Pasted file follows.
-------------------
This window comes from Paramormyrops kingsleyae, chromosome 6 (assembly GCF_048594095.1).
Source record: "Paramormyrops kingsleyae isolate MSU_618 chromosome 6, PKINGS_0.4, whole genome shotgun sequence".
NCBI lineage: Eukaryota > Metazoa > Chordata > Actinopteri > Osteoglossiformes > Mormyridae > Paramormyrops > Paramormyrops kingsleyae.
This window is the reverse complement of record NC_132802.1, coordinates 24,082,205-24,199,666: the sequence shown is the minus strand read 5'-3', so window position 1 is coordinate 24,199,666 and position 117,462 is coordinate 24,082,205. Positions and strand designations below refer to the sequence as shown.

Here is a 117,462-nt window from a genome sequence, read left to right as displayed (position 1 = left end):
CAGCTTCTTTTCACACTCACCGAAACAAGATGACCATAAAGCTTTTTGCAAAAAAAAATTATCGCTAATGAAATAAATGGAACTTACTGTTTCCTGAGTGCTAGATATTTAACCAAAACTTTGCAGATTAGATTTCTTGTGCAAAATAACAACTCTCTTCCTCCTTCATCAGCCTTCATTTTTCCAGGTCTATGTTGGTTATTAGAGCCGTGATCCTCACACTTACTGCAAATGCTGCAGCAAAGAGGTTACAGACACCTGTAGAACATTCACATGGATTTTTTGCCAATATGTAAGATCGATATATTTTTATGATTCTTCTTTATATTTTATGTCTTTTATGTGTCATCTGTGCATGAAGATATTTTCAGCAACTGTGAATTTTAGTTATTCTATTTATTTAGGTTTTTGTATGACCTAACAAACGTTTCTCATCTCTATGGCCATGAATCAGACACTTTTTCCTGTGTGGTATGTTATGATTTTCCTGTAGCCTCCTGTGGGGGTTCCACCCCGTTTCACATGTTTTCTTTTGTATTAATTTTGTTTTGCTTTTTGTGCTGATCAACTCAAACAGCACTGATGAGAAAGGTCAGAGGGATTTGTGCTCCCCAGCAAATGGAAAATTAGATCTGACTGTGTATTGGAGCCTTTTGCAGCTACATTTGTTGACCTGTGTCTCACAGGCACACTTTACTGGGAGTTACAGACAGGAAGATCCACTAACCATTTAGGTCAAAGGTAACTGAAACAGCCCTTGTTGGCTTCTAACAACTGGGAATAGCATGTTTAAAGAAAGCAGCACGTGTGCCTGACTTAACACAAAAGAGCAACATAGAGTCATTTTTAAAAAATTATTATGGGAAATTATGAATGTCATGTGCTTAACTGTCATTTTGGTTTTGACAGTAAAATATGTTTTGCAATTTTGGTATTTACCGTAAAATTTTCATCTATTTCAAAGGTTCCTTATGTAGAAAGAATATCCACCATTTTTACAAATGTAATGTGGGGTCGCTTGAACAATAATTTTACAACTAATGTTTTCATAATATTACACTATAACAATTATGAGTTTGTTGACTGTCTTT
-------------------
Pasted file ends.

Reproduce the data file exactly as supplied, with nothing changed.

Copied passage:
This window comes from Paramormyrops kingsleyae, chromosome 6 (assembly GCF_048594095.1).
Source record: "Paramormyrops kingsleyae isolate MSU_618 chromosome 6, PKINGS_0.4, whole genome shotgun sequence".
NCBI lineage: Eukaryota > Metazoa > Chordata > Actinopteri > Osteoglossiformes > Mormyridae > Paramormyrops > Paramormyrops kingsleyae.
This window is the reverse complement of record NC_132802.1, coordinates 24,082,205-24,199,666: the sequence shown is the minus strand read 5'-3', so window position 1 is coordinate 24,199,666 and position 117,462 is coordinate 24,082,205. Positions and strand designations below refer to the sequence as shown.

Here is a 117,462-nt window from a genome sequence, read left to right as displayed (position 1 = left end):
CAGCTTCTTTTCACACTCACCGAAACAAGATGACCATAAAGCTTTTTGCAAAAAAAAATTATCGCTAATGAAATAAATGGAACTTACTGTTTCCTGAGTGCTAGATATTTAACCAAAACTTTGCAGATTAGATTTCTTGTGCAAAATAACAACTCTCTTCCTCCTTCATCAGCCTTCATTTTTCCAGGTCTATGTTGGTTATTAGAGCCGTGATCCTCACACTTACTGCAAATGCTGCAGCAAAGAGGTTACAGACACCTGTAGAACATTCACATGGATTTTTTGCCAATATGTAAGATCGATATATTTTTATGATTCTTCTTTATATTTTATGTCTTTTATGTGTCATCTGTGCATGAAGATATTTTCAGCAACTGTGAATTTTAGTTATTCTATTTATTTAGGTTTTTGTATGACCTAACAAACGTTTCTCATCTCTATGGCCATGAATCAGACACTTTTTCCTGTGTGGTATGTTATGATTTTCCTGTAGCCTCCTGTGGGGGTTCCACCCCGTTTCACATGTTTTCTTTTGTATTAATTTTGTTTTGCTTTTTGTGCTGATCAACTCAAACAGCACTGATGAGAAAGGTCAGAGGGATTTGTGCTCCCCAGCAAATGGAAAATTAGATCTGACTGTGTATTGGAGCCTTTTGCAGCTACATTTGTTGACCTGTGTCTCACAGGCACACTTTACTGGGAGTTACAGACAGGAAGATCCACTAACCATTTAGGTCAAAGGTAACTGAAACAGCCCTTGTTGGCTTCTAACAACTGGGAATAGCATGTTTAAAGAAAGCAGCACGTGTGCCTGACTTAACACAAAAGAGCAACATAGAGTCATTTTTAAAAAATTATTATGGGAAATTATGAATGTCATGTGCTTAACTGTCATTTTGGTTTTGACAGTAAAATATGTTTTGCAATTTTGGTATTTACCGTAAAATTTTCATCTATTTCAAAGGTTCCTTATGTAGAAAGAATATCCACCATTTTTACAAATGTAATGTGGGGTCGCTTGAACAATAATTTTACAACTAATGTTTTCATAATATTACACTATAACAATTATGAGTTTGTTGACTGTCTTT